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Alexander Alekhine vs Frank Marshall
St. Petersburg (1914), St. Petersburg RUE, rd 4, Apr-26
Russian Game: Classical Attack. Marshall Variation (C42)  ·  1-0



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Given 14 times; par: 102 [what's this?]

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Kibitzer's Corner
Dec-10-05  chessworm: Black's position is like a zugzugwang position where if king moves Rh2 mate.
If any of the pawns move, they will be lost.
Jun-10-08  micartouse: 19. Rg4 is an appealing if ultra-simple move. By forcing 19 ... g6, White softens up the kingside pawns considerably. If 20 ... h5 then 21. g4! would still win a pawn and rook invasion.

Another reason I admire the move is because of Vukovic' book Art of Attack in which he claims g7 is the most dangerous target in the kingside because threats there force weakenings. But that's the middlegame, and Alekhine shows it to be true here as well in a technical position.

Alekhine himself includes this in his best games of chess and gives 19. Rg4 an <!> and calls it "the winning maneuver".

Jun-10-08  Calli: So is 18...f6 better?, i.e., 19.Rg4 g5 20.h4 h6 etc
Jun-10-08  micartouse: <Calli: So is 18...f6 better?, i.e., 19.Rg4 g5 20.h4 h6 etc>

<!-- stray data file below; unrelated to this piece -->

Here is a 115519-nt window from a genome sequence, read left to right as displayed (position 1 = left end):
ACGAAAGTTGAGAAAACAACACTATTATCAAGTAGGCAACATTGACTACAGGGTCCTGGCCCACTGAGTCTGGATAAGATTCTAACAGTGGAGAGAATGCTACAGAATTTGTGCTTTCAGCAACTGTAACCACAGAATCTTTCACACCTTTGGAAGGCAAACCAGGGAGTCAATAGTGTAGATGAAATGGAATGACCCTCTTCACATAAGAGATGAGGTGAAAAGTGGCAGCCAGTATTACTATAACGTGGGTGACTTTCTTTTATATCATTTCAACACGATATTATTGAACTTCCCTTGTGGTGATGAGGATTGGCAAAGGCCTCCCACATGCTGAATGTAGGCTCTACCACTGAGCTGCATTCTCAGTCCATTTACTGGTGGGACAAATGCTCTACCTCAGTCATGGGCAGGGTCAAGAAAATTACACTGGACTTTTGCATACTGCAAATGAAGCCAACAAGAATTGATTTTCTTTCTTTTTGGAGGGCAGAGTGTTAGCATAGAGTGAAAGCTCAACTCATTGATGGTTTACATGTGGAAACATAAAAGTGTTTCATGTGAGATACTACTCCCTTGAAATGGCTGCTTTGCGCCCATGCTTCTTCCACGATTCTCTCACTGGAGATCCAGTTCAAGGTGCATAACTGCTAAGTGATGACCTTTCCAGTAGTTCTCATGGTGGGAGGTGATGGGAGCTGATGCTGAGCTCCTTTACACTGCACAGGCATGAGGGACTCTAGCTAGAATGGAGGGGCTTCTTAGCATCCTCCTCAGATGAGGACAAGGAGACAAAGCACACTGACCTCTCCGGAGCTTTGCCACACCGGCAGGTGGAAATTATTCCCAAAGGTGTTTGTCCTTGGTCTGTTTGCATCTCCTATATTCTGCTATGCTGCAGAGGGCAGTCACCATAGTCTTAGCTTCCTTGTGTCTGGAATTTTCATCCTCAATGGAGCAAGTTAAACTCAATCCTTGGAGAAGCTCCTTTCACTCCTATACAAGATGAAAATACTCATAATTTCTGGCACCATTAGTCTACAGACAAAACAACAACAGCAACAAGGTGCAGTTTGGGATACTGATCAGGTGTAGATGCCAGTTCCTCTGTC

The move goes unanalyzed by Alekhine (Book I, Game 24). It resolves the problem in the game, but it shouldn't be surprising if White can find another way to cash in on his initiative.

Fritz running at a shallow level evaluates both moves as and wants to push d5 and Nd4 as a way to take advantage of 18 ... f6. It looks very complicated and worth deeper analysis. White has diverse threats.

Jul-13-08  Touchdown: With some time, I also see that the endgame is not clearly winning fot White. 18... f6 and also the g pawn sacrifice and 36.d5. What happened after f5 instead of f6 ?
Jul-13-08  RookFile: This game shows the excellence in all aspects of the game that you need to become world champion. Marshall quite reasonably steers the game to a simplified position, so that Alekhine's gifts of tactics would be minimized. Alekhine then proceeds to outplay him anyway in the endgame.
Jul-13-08  Calli: <Touchdown> After 18...f5 White would win at least one pawn after 19.Rf4 g6 20.Rh4 h5 21.Ne5
Jul-14-08  Touchdown: And after 36.d5 what happened after f5+ ? 37.Ke5 Ne3 38.Nb7 Ng4+. White can win the knight but Black will take many pawns and the endgame is not so easy to win.
Premium Chessgames Member
  NM JRousselle: Marshall afraid of Alekhine's tactical ability? I'm not so sure about that. Marshall was pretty good himself.

White's 29 Re2 certainly has to be an error. It allows Black time to get his pieces on better squares.

Alekhine, like many of his peers, had a pretty high opinion of himself. White's 19 Rg4! is a good move, but hardly a winning move. Black had lots of chances to successfully defend this ending after 29 Re2?

Marshall was actually a pretty good endgame player. See his 1st game vs Emanuel Lasker. He won a piece for 2 pawns and showed great technique in winning the game.

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